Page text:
London: Israeli Prime Minister Benjamin Netanyahu will meet Prime Minister Gordon Brown on Tuesday as efforts gain pace to relaunch the dormant Middle East peace talks within weeks.
The hawkish Netanyahu, who will meet German Chancellor Angela Merkel in Berlin on Thursday, will also discuss with his hosts international efforts to halt arch foe Iran`s nuclear drive as the United States threatens new sanctions if Tehran fails to return to the negotiating table.
He will also meet in London US President Barack Obama`s Middle East envoy George Mitchell who is pressing Israel hard to freeze settlement activity in the occupied West Bank and east Jerusalem.
Britain and Germany are among the many states to back the US demand, seen as key for reviving the peace talks which were halted last December when Israel launched a deadly offensive against the Hamas-ruled Gaza Strip.
Netanyahu appeared to be digging his heels in, although he has agreed to temporarily halt inviting construction tenders for Israeli homes in the occupied West Bank, which Obama termed a step in the right direction.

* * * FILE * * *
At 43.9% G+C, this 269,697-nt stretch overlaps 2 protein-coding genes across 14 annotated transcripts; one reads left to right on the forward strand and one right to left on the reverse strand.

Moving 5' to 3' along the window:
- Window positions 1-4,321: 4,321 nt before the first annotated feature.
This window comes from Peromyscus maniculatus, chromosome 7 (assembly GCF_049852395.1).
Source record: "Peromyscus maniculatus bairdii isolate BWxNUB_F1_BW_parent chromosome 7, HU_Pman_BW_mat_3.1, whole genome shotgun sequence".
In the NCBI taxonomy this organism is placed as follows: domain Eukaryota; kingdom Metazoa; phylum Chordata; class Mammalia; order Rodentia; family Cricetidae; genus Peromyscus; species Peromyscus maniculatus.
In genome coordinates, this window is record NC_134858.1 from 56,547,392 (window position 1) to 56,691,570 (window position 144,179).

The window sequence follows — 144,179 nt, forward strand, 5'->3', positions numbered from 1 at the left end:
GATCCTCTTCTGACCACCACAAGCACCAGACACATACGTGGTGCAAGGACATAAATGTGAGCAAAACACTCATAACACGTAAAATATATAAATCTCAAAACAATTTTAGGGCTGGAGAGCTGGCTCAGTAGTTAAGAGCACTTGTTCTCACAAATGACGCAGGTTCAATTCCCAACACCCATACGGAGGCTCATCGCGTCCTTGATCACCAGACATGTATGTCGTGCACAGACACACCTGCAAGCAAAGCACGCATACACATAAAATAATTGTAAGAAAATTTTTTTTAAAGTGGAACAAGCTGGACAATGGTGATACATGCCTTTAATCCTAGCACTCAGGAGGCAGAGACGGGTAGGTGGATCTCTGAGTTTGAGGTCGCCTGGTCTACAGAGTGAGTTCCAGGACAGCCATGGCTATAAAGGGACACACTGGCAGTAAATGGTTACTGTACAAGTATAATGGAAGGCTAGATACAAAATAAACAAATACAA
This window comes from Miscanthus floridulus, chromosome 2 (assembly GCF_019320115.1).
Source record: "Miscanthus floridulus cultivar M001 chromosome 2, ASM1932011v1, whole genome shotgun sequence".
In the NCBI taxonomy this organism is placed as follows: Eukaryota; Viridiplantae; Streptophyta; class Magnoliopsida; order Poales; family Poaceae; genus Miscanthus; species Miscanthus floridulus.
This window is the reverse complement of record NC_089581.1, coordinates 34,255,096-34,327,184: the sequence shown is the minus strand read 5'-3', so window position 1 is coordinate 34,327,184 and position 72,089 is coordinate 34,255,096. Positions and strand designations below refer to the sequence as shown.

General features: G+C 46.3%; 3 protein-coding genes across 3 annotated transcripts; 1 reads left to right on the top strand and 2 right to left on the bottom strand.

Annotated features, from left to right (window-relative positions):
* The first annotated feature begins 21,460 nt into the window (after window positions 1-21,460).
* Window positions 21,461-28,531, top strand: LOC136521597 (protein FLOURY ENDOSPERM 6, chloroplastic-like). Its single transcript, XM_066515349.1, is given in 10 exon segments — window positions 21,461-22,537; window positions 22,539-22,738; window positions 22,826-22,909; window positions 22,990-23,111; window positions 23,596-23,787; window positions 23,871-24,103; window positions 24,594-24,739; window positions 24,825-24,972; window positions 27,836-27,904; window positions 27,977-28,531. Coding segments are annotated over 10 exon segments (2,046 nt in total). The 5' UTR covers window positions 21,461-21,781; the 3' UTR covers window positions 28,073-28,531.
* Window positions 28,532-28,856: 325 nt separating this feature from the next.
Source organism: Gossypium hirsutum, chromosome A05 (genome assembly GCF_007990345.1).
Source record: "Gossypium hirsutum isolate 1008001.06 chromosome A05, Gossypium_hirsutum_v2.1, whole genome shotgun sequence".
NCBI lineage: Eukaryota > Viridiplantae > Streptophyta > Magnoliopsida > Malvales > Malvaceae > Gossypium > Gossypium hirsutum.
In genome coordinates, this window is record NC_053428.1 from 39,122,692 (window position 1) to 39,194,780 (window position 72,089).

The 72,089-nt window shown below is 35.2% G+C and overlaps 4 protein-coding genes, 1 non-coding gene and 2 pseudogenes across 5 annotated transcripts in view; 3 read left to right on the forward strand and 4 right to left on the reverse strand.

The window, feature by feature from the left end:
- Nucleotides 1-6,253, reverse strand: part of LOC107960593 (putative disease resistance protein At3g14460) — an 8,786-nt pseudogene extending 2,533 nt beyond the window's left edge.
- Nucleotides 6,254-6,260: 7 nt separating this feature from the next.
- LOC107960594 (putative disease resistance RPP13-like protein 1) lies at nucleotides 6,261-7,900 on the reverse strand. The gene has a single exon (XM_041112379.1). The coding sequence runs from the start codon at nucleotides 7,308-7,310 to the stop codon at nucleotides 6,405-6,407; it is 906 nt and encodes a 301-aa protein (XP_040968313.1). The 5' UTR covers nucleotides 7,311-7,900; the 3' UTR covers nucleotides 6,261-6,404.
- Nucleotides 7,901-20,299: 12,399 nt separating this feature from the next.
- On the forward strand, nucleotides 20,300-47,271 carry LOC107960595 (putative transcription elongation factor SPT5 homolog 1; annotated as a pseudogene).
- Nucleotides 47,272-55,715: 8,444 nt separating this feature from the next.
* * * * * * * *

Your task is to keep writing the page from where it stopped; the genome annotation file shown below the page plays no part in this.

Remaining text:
"In his meeting with George Mitchell, the Prime Minister expects some progress but not a breakthrough," a senior official told reporters.
"The Prime Minister will make it clear that during the process Israel will not allow any limitation or restriction of its sovereignty over Jerusalem and that there must be guarantees settlers can lead a normal life," he said.
The issue of Israeli settlements, which the international community consider illegal, is one of the main obstacles in the peace process and the Palestinians have said they will not resume talks without a freeze.
On Sunday Netanyahu said he hoped the rare public row over settlements with Israel`s main ally would end in the coming weeks to allow the renewal of peace talks by the end of September.
A senior government official said that efforts were underway to set a three-way meeting with Obama and Palestinian President Mahmud Abbas in New York on the sidelines of the United Nations General Assembly next month.
"We hope the conditions will ripen to allow a meeting with Abbas and Obama in New York as a symbolic launching of peace talks. This seems feasible at this point," he said.
There was no Palestinian reaction to the statement.
The US State Department echoed optimism on peace talks, spokesman Ian Kelly saying he was hopeful they would restart "very soon."
"I don`t want to go into the details of exactly why, but just to say that we are hopeful that we can resume very soon," Kelly told reporters in Washington.